As well as the theoretical material here at theblogofbaphomet we also like to include examples of practical esoteric technique. So here’s a recent example of a ritual that I did with Steve Dee and Nikki Wyrd. The aim of this practice was to enter the darkness of the coming year, and be nourished by that time in order to empower the writing work that we’re all engaged in at the moment. This is particularly helpful for me as, like many folks who live here in Britain, I sometimes find the darkness of the year psychologically challenging. While my own story isn’t medicalised into ‘seasonal affective disorder’ I do sometimes wish that my work pattern was one where I could spend more time outside in the light (and of course working in museum environments means I’m often out of reach of daylight) and more of the dark part of the year hibernating and dreaming.
For some people this kind of magic looks perilously close to psychology. I’ve certainly seen (for example in response to Steve Dee’s recent article about sculpting and altars) folks getting exercised about how their gods are not ‘just archetypes’ and their mystical path as something much more profound than neurological hacking plus a pointy hat. In my view this kind of opinion (also voiced by Nick Farrell in his article) perhaps misses the point that psychology is, of course, literally the study of the mind. I’m not sure that there is anything much more magical than the psyche and, solipism notwithstanding, all magical acts (even those with apparently measurable parapsychological effects) require a mind somewhere in their operation.
There is also the confusing idea of ‘real’ (Nick in his article says “Personally I would like an NLP “expert” to try to explain a real Daemon as an extension of their unconscious as it strangles him or her with his own intestines.”). The problem with ‘reality’ is that it is inevitably mediated through inter-subjective consensus (ie people’s minds). But anyone with an appreciation of psychology will appreciate that the mind is also ‘real’. Placebo, psychosomatic illnesses and the power of positive thinking are all real, and indeed have hard-science measurable effects. However whether a demon (however arcane our choice of spelling) can, in a literal measurable sense, strangle someone using their own gut is, I would suggest, open to debate (and a request for proof).
Those familiar with the four models of magic proposed by Frater U.’.D.’. will also recognise that the ‘psychological paradigm’, rather than being a species of ‘magic lite’ is actually just one way of describing what is going on. No less useful (or true) than the energy, spirit or information models. However it is currently the dominant model in our culture (most people believe in psychology whereas belief in occult energies or demons is perhaps less common). There is also lots of very useful research that has emerged from psychology (in its many forms, from transpersonal psychology to sociology, neurology and more) and the wise magician is likely to find much of value in the grimoires of those disciplines.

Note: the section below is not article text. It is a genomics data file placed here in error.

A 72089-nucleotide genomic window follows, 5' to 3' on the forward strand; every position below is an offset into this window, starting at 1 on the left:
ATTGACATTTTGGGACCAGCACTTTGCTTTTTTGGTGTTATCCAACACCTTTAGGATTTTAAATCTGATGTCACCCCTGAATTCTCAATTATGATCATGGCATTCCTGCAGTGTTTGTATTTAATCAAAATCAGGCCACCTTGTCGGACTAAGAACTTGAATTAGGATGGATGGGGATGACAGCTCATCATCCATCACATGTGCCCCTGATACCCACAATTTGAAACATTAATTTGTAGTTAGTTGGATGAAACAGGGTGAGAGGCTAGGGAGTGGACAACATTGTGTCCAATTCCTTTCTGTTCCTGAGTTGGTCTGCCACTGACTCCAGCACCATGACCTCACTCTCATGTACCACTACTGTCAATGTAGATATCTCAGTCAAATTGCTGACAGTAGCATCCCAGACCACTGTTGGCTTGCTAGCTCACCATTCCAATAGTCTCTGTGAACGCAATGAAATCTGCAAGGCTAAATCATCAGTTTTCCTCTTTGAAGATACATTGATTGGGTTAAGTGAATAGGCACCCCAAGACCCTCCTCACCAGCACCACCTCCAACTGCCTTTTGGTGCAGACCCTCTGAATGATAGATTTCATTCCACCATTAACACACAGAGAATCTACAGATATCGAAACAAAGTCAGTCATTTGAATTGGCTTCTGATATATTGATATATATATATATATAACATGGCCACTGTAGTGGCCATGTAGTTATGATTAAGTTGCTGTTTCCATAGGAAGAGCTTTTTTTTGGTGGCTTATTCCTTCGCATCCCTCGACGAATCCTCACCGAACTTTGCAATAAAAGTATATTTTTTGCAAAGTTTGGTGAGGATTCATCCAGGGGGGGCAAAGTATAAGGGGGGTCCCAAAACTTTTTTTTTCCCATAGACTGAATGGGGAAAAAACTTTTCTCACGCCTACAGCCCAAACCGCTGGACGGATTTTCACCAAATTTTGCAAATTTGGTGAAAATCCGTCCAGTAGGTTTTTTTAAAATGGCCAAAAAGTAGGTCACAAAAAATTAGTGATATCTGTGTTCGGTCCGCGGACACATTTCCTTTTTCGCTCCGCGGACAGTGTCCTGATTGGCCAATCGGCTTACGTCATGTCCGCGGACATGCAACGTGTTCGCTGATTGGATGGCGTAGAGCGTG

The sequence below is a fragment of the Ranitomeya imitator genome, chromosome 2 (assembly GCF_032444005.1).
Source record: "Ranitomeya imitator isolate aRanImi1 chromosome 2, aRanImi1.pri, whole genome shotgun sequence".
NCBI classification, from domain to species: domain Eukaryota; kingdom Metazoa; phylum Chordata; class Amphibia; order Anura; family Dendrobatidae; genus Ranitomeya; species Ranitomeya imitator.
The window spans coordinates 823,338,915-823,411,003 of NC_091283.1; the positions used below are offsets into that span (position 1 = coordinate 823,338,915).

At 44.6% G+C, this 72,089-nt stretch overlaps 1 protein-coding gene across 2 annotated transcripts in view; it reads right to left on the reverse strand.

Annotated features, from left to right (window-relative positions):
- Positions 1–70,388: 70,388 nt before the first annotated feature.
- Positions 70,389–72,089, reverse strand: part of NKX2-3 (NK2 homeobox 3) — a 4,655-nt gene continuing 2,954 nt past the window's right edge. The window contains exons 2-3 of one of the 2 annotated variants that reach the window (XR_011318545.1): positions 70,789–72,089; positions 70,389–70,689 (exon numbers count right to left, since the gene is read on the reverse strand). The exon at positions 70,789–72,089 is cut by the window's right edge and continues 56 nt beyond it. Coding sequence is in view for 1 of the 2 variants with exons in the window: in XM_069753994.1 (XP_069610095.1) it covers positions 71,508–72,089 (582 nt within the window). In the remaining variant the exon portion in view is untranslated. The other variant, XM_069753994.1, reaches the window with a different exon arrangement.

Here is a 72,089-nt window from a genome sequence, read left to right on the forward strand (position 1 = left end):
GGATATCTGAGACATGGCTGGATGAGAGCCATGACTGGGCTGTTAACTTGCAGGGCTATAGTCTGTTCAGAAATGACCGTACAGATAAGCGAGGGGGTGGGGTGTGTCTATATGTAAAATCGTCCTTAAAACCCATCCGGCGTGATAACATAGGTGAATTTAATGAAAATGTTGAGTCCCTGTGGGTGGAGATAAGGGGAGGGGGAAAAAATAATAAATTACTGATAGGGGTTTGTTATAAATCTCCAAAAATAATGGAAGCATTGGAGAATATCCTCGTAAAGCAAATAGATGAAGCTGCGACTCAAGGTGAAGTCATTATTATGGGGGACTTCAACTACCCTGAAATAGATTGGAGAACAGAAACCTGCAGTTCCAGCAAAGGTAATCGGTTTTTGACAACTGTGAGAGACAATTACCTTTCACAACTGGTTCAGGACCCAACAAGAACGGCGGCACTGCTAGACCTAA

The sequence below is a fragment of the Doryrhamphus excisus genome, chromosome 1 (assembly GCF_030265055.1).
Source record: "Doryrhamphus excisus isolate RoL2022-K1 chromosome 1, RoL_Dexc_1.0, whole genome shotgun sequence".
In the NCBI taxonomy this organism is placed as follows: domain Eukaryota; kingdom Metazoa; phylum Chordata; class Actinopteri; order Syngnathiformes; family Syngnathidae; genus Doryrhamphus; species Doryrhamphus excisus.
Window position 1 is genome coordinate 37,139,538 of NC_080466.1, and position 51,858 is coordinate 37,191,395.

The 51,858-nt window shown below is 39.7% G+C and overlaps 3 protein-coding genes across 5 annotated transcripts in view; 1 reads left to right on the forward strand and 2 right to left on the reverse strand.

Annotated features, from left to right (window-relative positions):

And so, to Work!
In robes we descend to my subterranean temple space. Here under the earth we have prepared candles, a strobe light, smoke machine, incense and music (specifically this). We begin by holding hands (because that’s always nice). We take four breaths together; one for the sky above us, one for the earth within which we sit, one for the water that surrounds our island of Britain, and one for the fire in our hearts.
I strike the singing bowl and read the invocation of Baphomet (from The Book of Baphomet).
We sit for a while in silence.
Still seated in the circle we being playing drums, manjïrà, blowing a conch, striking singing bowls and using our voices. The music is loud, the strobe machine flashes bright pulsing light in the underground chamber. As the smoke swirls around us we contact the darkness, the earth, bringing our attention to the fact that, as they say, winter is coming.
The music ends and we go upstairs, into the light and the brightness. We light incense and more candles. An image of Thoth, god of writing, graces the altar. We begin by shaking our bodies, loosening up and then dance using this music.
Finally we laugh and embrace, the ritual ends.
This basic technique; a movement from dark to light was done on the day of the September equinox. Our rite is both a celebration of this time and a way of orientating ourselves to the coming experience. We could have dressed it up with more bells and smells, more favourite deities and even demonic seals and other old skool majix. We could have added mind-expanding substances or barbaric languages but sometimes magic can just be simple. As simple as psychology, but no less magical for all that.